The Beginning of Tuscaloosa
(Partial transcription of a history of Tuscaloosa written by an older resident, Ben A. Green, in 1931 who was the managing editor of The Tuscaloosa News July 31, 1949)
Lost in the mist of more than a century lies the identity of the first municipal leaders of the Town of Tuscaloosa, incorporated December 13, 1819, by the General Assembly of Alabama, then in session at Cahaba. Strange to relate, the jealous masters of Tuscaloosa history who for more than ten decades have recalled and related the events of interest about this city and county record in no way the names of Tuscaloosa’s first eight mayors.
“Falls of Tuscaloosa”
The town itself was not named when founded in May 1816, by Thomas York, agreed first white settler. In that early day the title “Falls of Tuscaloosa” was applied. Only when the charter was issued in 1819, did the single name Tuscaloosa designate this municipality.
That charter was the first of four granted for Tuscaloosa, two later coming in rapid succession. Seventeen amendments to the charters were passed by 1906. Probably a dozen others have been adopted since the last recapitulation which is included in the Tuscaloosa Code of 1906, the last date on which ordinances and legislative action were correlated.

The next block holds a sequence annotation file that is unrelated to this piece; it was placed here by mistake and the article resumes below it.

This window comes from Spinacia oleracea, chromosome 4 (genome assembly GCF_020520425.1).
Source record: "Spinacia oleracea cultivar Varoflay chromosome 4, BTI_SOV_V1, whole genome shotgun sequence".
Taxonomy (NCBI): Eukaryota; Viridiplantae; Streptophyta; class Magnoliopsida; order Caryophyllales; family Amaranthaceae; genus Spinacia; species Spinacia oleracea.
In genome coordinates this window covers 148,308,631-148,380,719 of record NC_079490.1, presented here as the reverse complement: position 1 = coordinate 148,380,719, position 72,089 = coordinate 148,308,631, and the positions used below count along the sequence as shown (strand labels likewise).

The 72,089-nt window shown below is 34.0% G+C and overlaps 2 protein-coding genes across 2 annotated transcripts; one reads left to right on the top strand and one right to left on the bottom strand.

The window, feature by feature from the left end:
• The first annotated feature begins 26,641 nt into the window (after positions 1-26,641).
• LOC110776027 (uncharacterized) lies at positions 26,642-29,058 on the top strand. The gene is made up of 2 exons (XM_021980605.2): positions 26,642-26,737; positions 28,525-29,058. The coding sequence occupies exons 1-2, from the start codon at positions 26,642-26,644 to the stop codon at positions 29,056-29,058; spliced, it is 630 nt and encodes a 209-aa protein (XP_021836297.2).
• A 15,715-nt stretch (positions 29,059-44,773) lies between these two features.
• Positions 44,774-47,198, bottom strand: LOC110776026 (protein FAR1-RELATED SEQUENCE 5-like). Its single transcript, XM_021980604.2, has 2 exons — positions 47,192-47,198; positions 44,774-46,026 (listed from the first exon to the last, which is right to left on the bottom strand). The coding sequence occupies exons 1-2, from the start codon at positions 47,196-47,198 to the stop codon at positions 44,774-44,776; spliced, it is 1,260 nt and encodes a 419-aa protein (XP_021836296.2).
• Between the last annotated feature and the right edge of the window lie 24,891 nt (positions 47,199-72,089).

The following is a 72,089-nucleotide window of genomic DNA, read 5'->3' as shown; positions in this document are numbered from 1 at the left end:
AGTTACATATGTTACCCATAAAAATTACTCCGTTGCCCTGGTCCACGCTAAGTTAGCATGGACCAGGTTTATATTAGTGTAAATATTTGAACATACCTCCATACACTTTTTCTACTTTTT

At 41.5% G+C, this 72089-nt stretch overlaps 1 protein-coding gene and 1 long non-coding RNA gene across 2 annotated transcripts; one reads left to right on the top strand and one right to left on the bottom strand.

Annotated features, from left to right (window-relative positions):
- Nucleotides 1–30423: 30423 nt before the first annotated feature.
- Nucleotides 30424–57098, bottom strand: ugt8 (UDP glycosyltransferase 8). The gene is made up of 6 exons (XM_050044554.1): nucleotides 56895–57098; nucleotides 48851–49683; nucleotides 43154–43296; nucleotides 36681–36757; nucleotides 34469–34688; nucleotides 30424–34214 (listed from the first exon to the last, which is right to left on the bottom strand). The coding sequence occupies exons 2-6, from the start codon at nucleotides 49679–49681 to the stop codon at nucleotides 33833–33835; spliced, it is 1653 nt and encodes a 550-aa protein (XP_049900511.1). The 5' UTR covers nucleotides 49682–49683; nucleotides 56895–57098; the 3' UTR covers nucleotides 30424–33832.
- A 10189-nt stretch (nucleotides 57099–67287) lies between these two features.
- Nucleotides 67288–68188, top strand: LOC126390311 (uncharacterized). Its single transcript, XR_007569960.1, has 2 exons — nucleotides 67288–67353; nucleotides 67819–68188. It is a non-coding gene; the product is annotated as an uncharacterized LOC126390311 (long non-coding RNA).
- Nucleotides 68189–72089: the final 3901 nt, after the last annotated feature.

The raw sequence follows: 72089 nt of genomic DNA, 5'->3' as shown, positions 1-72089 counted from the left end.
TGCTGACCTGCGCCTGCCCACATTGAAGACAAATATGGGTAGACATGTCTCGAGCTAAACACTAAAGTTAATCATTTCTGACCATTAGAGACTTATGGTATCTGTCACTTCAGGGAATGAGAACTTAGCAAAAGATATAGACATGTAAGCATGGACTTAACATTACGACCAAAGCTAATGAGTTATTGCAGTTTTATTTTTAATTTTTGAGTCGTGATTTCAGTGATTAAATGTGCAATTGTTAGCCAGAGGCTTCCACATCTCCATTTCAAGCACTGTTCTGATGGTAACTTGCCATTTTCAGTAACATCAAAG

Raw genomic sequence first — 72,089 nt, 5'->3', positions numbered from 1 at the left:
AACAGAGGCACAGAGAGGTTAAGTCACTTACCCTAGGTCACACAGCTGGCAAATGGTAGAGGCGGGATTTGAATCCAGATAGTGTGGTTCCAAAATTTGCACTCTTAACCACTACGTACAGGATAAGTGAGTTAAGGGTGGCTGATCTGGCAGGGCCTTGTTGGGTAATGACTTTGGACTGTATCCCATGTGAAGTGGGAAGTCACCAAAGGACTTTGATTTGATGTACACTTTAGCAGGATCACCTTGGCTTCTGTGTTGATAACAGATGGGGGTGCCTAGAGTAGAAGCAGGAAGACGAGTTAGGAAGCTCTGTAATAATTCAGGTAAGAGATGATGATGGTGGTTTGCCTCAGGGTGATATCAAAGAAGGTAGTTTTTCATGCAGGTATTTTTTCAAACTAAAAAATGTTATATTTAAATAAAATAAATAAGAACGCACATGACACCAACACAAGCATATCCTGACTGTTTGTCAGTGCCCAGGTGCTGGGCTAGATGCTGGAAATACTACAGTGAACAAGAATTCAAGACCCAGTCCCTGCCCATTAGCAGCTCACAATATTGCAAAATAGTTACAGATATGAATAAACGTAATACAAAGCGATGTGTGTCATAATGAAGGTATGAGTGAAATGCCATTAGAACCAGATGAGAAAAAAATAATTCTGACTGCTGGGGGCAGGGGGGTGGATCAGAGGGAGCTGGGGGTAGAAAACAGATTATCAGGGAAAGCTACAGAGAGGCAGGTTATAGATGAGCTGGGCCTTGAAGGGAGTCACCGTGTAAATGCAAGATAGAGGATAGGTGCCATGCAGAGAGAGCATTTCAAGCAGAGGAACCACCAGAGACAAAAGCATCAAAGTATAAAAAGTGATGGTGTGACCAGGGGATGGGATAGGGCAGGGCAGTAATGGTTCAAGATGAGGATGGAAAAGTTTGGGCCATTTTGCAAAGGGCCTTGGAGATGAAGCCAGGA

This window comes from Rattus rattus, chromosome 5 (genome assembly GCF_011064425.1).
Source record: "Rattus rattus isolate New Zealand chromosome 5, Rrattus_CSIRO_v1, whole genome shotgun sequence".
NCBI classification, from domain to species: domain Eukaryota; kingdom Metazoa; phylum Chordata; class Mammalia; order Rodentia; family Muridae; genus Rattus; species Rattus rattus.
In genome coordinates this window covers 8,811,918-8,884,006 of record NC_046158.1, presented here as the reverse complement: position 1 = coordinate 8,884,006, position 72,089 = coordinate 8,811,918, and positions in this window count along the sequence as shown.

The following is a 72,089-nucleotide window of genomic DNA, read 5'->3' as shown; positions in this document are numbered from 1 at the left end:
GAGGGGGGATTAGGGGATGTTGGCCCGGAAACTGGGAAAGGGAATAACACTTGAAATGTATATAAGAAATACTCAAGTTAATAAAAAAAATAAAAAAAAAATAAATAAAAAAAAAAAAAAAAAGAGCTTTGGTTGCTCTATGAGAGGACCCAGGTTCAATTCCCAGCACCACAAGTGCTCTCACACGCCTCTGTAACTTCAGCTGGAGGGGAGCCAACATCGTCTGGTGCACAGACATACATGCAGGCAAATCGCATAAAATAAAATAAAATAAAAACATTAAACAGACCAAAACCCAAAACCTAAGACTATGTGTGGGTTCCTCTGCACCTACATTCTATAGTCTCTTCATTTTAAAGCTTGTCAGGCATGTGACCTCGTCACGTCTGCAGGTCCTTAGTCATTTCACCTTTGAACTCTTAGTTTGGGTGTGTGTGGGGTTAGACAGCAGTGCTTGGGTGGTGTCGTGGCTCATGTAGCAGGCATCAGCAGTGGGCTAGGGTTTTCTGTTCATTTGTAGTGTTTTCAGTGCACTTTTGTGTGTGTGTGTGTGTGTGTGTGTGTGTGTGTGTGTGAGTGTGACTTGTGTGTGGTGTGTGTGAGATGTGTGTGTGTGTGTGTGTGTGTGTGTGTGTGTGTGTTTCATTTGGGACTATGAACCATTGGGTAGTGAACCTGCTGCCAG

Fragments of facts gleaned from the shadowy past do show however, that all white residents of the “fraction of land known as the south fraction of section 22, township 21, range 10, west,” were invited to assemble at the courthouse on the second Tuesday in January 1820 and there to choose by ballots the seven householders to act as commissioners of the town of Tuscaloosa. Results of this election are nowhere apparent in existing records.
No Property Owners
Despite use of the word “householders” in the legislative order, none of the inhabitants owned a square foot of land inside the city limits until the U.S. land sale which occurred in the spring of 1821. Meanwhile, 12 wide-awake individuals secured incorporation for “The Lower Part of the Town of Tuscaloosa” commonly known as “Newtown” (now West End). These incorporators possessed clear title to the property and immediately started a boom in that section. The boom proved of such force that the county courthouse was moved to Newtown by vote, but this “seat of justice,” as Dr. W. S. Wyman called it, was later restored to the original site.
Newtown’s early boom subsided in the face of the land sale in upper Tuscaloosa and 20 years later a tornado swept the lower area, removing almost every vestige of habitation, even the former courthouse building which had been proudly constructed of brick. Only two houses remained.
It appears likely that the personages of Tuscaloosa’s first years as a municipality were somewhat obscured by the bigger stars of the state officials who followed. The legislature established Tuscaloosa as the “permanent” capital of Alabama in 1826. The capitol building itself was not complete until three years later. The “permanent” establishment fell short of permanency, however, when the seat of legislation was transferred to Montgomery in 1846.
ALABAMA FOOTPRINTS Pioneers: A Collection of Lost & Forgotten Stories includes the following stories
- The Yazoo land fraud
- Daily life as an Alabama pioneer
- The capture and arrest of Vice-president Aaron Burr
- The early life of William Barrett Travis, hero of the Alamo
- Description of Native Americans of early Alabama including the visit by Tecumseh
- Treaties and building the first roads in Alabama